VIENNA: In this file photo taken on September 22, 2017, the Organization of the Petroleum Exporting Countries (OPEC) logo is pictured at OPEC's headquarters in Vienna. - AFP

KUWAIT: Economics Professor at Kuwait University from the College of Business Administration Dr Anwar Al-Shriaan called on Kuwait to invest in oil within promising emerging markets such as Africa, by establishing refineries and petrochemical factories, in order to maximize the state's income. Dr Shriaan warned of completely relying on the sale of crude oil, which is exposed to severe price shocks, the most recent of which was this year since the COVID-19 pandemic and the decline in demand.

This was discussed during a seminar organized by the Ministry of Oil (MoO) Tuesday, through the Zoom application, concerning the pandemic's impact on oil prices in the Gulf Cooperation Council (GCC) countries, where the management in the oil sector must turn to the idea of the private sector, aiming to achieve profitability and not achieve revenues only, indicating that the oil sector in Kuwait is treated as a private sector, but in reality it is treated as a public sector.

The vital question is when the aviation and tourism sector in the world will revive, since this industry is linked to many things, and its future depends on the necessity of a vaccine against COVID-19, Shriaan explained. After many major countries resorted to opening their economies recently, they found that shops and restaurants have become empty and this matter will lead to a decrease in demand for a period of six months, he mentioned.

The biggest danger facing oil prices currently is not the virus crisis, but rather the fluctuations in oil prices associated with political differences between the major producing countries, which are pushing prices to drop sharply. Additionally after the Organization of Petroleum Exporting Countries (OPEC) agreement and countries outside it, they found out that prices are slowly rising, he noted.

He underscored that the oil markets have become fragile in dealing with global economic shocks, and in the event that any major country resorts to raising production, prices will return to low levels, stressing that Kuwait must deal with the worst scenarios for oil prices, as it is expected that prices revolve around $50 per barrel (pb) if there is no political shock that affects prices.

Repricing oil
Shriaan called for the necessity of repricing the barrel of oil in Kuwait's budget for the current 2020/2021 fiscal year to $40 pb, anticipating a decline in oil prices during the upheaval years, and the state should tend to borrow due to its low cost to the state compared to liquidating assets in the General Reserve Fund.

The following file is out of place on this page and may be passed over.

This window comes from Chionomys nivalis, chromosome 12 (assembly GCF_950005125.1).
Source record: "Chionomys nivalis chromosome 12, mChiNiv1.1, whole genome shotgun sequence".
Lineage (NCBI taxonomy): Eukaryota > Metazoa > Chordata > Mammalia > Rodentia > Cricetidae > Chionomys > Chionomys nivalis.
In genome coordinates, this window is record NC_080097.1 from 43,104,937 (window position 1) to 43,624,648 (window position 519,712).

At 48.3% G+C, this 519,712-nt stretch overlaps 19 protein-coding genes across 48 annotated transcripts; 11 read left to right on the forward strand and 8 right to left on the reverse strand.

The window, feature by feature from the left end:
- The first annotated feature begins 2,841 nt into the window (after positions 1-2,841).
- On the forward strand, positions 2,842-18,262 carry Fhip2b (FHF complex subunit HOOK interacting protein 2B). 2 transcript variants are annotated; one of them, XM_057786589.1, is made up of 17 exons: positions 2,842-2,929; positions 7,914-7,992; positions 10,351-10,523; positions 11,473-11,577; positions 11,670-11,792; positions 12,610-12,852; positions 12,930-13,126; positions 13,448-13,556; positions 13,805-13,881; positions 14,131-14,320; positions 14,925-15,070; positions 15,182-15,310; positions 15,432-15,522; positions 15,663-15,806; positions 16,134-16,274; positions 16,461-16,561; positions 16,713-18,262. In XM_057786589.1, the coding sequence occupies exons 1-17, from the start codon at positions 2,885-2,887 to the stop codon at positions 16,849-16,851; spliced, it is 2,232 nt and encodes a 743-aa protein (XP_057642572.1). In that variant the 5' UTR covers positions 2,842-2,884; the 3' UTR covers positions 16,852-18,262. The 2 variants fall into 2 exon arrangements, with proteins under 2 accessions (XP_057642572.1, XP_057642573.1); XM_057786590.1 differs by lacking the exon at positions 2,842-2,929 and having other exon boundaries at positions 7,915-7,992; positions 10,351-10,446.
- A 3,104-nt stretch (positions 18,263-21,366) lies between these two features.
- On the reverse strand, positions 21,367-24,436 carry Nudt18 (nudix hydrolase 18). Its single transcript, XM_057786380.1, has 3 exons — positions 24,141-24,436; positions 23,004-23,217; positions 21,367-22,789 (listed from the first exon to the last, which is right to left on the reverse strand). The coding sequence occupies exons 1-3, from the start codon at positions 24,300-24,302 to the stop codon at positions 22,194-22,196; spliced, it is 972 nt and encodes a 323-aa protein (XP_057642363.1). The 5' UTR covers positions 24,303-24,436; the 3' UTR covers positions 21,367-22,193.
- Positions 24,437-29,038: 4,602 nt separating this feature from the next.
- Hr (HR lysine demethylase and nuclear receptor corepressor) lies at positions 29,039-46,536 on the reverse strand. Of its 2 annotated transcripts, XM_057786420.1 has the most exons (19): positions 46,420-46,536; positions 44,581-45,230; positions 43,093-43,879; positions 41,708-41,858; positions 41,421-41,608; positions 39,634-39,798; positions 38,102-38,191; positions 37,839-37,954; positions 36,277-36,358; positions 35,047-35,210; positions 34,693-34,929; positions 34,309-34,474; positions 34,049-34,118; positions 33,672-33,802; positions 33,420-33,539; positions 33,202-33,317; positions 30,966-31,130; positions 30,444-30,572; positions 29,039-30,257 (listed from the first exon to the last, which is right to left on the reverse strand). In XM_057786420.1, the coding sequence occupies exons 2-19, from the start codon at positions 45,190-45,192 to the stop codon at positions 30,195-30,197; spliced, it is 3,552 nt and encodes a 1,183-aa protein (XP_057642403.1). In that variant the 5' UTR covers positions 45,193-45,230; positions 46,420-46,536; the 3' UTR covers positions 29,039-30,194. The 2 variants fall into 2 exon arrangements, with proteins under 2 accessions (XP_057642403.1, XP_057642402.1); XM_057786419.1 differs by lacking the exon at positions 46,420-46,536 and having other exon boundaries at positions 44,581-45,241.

In response to a question about the successful economic model in which the Kuwait Petroleum Corporation (KPC) and its subsidiaries can be managed in light of the calls to restructure the oil sector and merge the sector companies, Shriaan said that he is against the idea of transferring previous experiences to Kuwait, given the nature and privacy of Kuwait in managing the oil sector.

In this regard, he underlined the need to manage the oil sector in a commercial way that aims to achieve profit, but with a governmental mentality, and the main criterion becomes achieving the highest profit and benefit to the state, thus work is done to prevent inflation in the corporate governance structure and reduce random employment. "Subsequently, cost reduction will be achieved significantly," he said.

On the future of the petrochemical industry in Kuwait, Shriaan mentioned that the value of oil is declining as a source of energy although many studies confirmed that this industry is a successful economic alternative and that Kuwait should focus completely on all the newly developed industrial sectors, indicating that this industry must be expanded, where it has a huge market worldwide. Kuwait should establish projects for refineries and petrochemicals abroad, not only at home, he pointed out.

Meanwhile, Public Relations Director at the Ministry of Oil (MoO) Sheikha Tamader Khaled Al-Ahmad Al-Sabah said that MoO's virtual seminar on the impact of the virus on oil and fuel prices in the Arabian Gulf states is the first of its kind using digital communication platforms and will implement a number of lectures.

She stated that the importance of the symposium comes in response to the conditions that the world is going through due to the virus and the negative repercussions that affected oil prices as a result of the decrease in the quantities of demand, as a result of health measures imposed by many countries of the world to contain COVID-19, such as closures and restrictions on the movement of citizens, as well as travel and almost a complete halt in economic activity. She commended the efforts by Kuwait and the Arabian Gulf states within OPEC and its allies from abroad in this fragile stage of oil price stability and market equilibrium. - KUNA